By Ylan Q. Mui
Washington Post Staff Writer
Saturday, April 11, 2009
Recession-minded consumers who once embraced artisan cheeses and fine olive oils are scaling back, and among the losers is gourmet grocer Balducci's.
The embattled chain is planning to shut down its only store in the District at the end of June.
The store on New Mexico Avenue near American University is one of four locations -- the others are in Ridgefield, Conn., and New York City -- scheduled to close under a company reorganization. Balducci's spokeswoman Jennifer Barton said the stores in Bethesda, McLean and Alexandria will remain open, along with the ones in Greenwich and Westport, Conn., and Scarsdale, N.Y.
Balducci's has grappled with instability in its top ranks over the past decade, a time of increased competition from high-end food retailers.
"They have a model which is pricey, and right now the economy is not tailored toward pricey," said Jeffrey Metzger, publisher of trade magazine Food World. "It's a difficult place to shop in terms of your weekly needs."
Barton declined to comment on the reason for the closures or the fate of the stores' employees. The departure of Balducci's on New Mexico Avenue is particularly poignant for local shoppers because it was one of the first specialty food stores in the District and once home of the now defunct Sutton Place Gourmet.
Sutton Place opened about three decades ago offering 400 cheeses, 150 brands of beer and gourmet-to-go pasta and pastries -- now standard fare, even at traditional supermarkets, but a high-end gamble at the time.
Annie Weissman, 26, said she grew up shopping at Balducci's and learned how to cook by experimenting with the exotic fare she picked up there.
"There are so few institutions left that really feel like they have a face as well as a name -- you know, kind of a neighborhood feel," she said.
But even loyal customers like Weissman have scaled back. Weissman said she made risotto recently and normally would have bought truffle oil at the store. Instead, she used regular mushrooms, unwilling even to splurge on morels.
"I hate to say it, but we're probably partially responsible" for the closing, she said. "You just find ways to pull flavor out of tougher places to find it."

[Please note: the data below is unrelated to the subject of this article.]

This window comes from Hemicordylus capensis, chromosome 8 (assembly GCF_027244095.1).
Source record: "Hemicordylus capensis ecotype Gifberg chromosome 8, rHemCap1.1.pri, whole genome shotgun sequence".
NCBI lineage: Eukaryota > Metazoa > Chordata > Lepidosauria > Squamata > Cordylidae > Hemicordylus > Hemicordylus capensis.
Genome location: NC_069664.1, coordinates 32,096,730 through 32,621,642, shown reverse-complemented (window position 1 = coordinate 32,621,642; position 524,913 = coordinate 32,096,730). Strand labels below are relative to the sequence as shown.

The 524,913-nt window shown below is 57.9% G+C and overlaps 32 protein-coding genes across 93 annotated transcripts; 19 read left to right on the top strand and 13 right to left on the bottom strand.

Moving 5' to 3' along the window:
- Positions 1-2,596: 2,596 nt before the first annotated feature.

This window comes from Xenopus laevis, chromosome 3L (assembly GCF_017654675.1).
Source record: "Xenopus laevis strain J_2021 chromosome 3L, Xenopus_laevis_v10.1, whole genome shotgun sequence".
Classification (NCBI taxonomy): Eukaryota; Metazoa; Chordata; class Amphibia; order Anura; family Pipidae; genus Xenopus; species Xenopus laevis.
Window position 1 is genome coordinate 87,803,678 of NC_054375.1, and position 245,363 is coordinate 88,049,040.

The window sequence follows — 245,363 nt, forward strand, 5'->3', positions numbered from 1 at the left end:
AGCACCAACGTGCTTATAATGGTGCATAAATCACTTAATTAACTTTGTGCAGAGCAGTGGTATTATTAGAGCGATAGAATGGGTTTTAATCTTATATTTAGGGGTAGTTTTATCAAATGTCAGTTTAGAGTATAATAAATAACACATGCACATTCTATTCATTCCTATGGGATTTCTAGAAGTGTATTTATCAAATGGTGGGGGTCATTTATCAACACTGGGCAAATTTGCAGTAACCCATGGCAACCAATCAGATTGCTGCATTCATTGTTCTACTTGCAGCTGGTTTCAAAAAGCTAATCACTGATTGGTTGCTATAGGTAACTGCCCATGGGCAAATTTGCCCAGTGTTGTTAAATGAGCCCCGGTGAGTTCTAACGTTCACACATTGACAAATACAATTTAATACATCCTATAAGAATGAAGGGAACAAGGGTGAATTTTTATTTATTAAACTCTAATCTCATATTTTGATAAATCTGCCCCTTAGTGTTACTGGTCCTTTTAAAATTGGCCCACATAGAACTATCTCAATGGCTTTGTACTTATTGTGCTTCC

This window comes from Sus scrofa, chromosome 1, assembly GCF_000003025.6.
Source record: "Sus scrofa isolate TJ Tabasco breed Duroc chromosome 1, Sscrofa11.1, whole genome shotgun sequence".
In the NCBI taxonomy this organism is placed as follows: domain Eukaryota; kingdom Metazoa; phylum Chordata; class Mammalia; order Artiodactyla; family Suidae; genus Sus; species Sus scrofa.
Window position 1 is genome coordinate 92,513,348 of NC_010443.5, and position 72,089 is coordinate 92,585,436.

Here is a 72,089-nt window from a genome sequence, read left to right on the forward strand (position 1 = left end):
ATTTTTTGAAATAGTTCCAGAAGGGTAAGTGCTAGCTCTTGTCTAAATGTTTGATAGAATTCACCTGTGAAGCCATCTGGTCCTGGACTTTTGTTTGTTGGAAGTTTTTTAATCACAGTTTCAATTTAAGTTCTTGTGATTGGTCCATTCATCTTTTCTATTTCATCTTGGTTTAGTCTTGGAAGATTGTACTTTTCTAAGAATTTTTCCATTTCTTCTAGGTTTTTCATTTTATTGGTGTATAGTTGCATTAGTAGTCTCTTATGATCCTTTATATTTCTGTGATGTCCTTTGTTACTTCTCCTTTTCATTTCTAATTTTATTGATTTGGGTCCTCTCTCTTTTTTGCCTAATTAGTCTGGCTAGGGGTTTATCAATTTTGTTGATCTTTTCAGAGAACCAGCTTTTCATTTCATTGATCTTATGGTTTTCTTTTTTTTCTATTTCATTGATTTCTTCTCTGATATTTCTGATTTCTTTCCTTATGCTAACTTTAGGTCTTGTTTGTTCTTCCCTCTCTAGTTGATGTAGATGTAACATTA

During the 1990s, Sutton Place had ambitious plans for expansion and bought Balducci's, a New York institution, for $25 million.
The move saddled Sutton Place with debt and halted its plans for growth. In 2003, local entrepreneur and foodie Mark Ordan bought the company for $50 million with backing from Bear Stearns Merchant Banking and renamed all the stores Balducci's.
By 2006, however, Ordan had left the company for a position at developer Mills Corp. and now works as chief investment and administrative officer at Sunrise Senior Living of McLean. The new owners of Balducci's struggled to find an identity in the rapid rise of chains such as Whole Foods and Trader Joe's and the growth of gourmet items at supermarkets such as Giant and Safeway.
Then last spring, Bear Stearns collapsed in the face of a liquidity crisis and was taken over by J.P. Morgan Chase. The merchant banking division eventually spun itself off into a new entity under the name Irving Place Capital.
Last summer, the firm sold its four High Noon sandwich shops -- which Ordan founded and merged into the Balducci's family -- to Seattle-based Organic 2 Go for an undisclosed sum. Although it has closed a store in Reston and dropped plans for a store in Penn Quarter after a long flirtation, the company said last fall that it intends to open a Balducci's in Dubai.
Longtime customer Lorraine Rose has shopped at Balducci's in the District since the beginning, through the changes in management and strategy as well as the arrival of competitors. She frequently ordered a prepared pesto pasta dish with sides of fried Italian artichokes and tomato and mozzarella salad. "It was so deluxe," she said.
Lately, she said, she has noticed that the store has felt empty. It has been sending out more coupons and holding more sales. The staff has seemed to turn over more frequently. She could sense the end was near.
"I've had this fatalistic viewpoint that this can't last much longer," Rose said. "But I kind of felt like it was there for me."